Death Valley Pupfish Facts: Description, Distribution, Habitat and Conservation


The Death Valley pupfish, also known as Salt Creek pupfish, is a small species of fish in the family Cyprinodontidae found only in Death Valley National Park, California, United States. There are two recognized subspecies: C. s. salinus and C. s. milleri. The Death Valley pupfish is endemic to two small, isolated locations and currently classified as endangered.


The Death Valley pupfish is a small, silvery colored fish with 6–9 dark bands on its sides. It has an average length of 3.7 cm (1.5 in), with a recorded maximum of 7.8 cm (3.1 in).

The males turn bright blue during mating season, April through October. The pupfish can withstand harsh conditions that would kill other fish: water that is 4 times more saline than the ocean, hot water up to 116 °F (47 °C), and cold water down to 32 °F (0 °C).

Distribution and habitat

This species is known from only two locations in Death Valley: Salt Creek (subspecies salinus) at about 49 m (161 ft) below sea level, and Cottonball Marsh (subspecies milleri), at about 80 m (260 ft) below sea level. They are thought to be the remainders of a large ecosystem of fish species that lived in Lake Manly, which dried up at the end of the last ice age leaving the present-day Death Valley.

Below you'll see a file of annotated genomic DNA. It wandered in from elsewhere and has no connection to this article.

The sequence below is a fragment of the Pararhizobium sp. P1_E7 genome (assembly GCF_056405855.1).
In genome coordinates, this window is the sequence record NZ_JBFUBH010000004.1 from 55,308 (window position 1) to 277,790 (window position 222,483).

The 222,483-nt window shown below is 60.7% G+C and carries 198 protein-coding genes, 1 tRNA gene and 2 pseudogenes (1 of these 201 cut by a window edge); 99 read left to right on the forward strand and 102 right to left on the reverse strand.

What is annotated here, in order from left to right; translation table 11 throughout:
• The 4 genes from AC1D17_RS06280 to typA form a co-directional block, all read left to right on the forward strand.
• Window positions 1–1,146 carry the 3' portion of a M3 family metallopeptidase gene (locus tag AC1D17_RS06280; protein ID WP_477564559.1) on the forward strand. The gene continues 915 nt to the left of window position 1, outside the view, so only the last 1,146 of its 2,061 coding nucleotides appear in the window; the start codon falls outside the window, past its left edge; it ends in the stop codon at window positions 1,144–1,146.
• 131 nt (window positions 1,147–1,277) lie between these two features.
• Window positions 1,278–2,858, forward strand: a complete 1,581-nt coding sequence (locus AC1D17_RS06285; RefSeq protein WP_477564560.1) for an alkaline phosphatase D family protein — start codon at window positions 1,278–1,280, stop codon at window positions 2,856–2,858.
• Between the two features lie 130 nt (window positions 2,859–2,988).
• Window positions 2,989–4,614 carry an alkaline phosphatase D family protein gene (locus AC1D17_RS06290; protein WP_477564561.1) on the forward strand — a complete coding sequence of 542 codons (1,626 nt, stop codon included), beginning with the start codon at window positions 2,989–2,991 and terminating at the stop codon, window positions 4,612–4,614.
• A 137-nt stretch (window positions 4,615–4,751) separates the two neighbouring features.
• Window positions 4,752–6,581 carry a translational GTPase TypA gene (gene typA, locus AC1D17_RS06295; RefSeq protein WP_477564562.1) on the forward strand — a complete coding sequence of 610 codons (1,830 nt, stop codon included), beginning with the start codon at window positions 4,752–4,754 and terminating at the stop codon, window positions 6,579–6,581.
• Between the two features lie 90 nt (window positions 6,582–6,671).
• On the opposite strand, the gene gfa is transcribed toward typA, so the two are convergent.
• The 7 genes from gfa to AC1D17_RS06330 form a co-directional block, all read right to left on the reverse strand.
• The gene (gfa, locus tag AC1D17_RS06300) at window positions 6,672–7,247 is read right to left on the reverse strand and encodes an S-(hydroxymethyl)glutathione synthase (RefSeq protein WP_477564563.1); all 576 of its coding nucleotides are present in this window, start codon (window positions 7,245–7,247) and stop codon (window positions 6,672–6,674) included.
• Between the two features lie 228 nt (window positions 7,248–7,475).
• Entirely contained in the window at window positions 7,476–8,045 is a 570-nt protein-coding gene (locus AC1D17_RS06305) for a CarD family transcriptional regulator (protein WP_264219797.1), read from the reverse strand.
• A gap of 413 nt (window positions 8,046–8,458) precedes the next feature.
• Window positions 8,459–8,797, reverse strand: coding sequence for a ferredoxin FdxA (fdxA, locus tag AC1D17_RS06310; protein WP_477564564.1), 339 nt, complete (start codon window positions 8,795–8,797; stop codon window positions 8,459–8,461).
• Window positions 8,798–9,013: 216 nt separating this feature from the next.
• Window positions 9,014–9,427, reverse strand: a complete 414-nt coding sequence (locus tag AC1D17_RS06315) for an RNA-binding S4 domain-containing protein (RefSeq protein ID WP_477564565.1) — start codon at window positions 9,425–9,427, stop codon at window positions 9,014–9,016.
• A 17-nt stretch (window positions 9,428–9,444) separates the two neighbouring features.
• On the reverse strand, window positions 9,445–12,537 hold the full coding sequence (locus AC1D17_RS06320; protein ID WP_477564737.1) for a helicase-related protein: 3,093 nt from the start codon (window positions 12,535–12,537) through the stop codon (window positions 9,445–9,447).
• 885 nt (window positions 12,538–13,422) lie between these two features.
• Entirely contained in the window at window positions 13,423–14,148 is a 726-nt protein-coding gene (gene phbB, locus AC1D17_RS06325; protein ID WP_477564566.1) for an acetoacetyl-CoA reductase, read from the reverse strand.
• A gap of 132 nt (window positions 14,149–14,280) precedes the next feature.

The Salt Creek subspecies is also found at River Springs and Soda Lake, in Death Valley National Park.


The Death Valley pupfish has been classified as endangered by the IUCN because of its extremely restricted distribution (if the two extant locations were treated as a single unit, it would be considered critically endangered). Numbers of individuals at the locations are highly seasonally variable, and fluctuate with water level and flow volume. While the entire range of the species is located in a protected area, it may be under threat from accidental introduction of non-native species, local catastrophic events, and excessive pumping of the aquifer that feeds the habitat.

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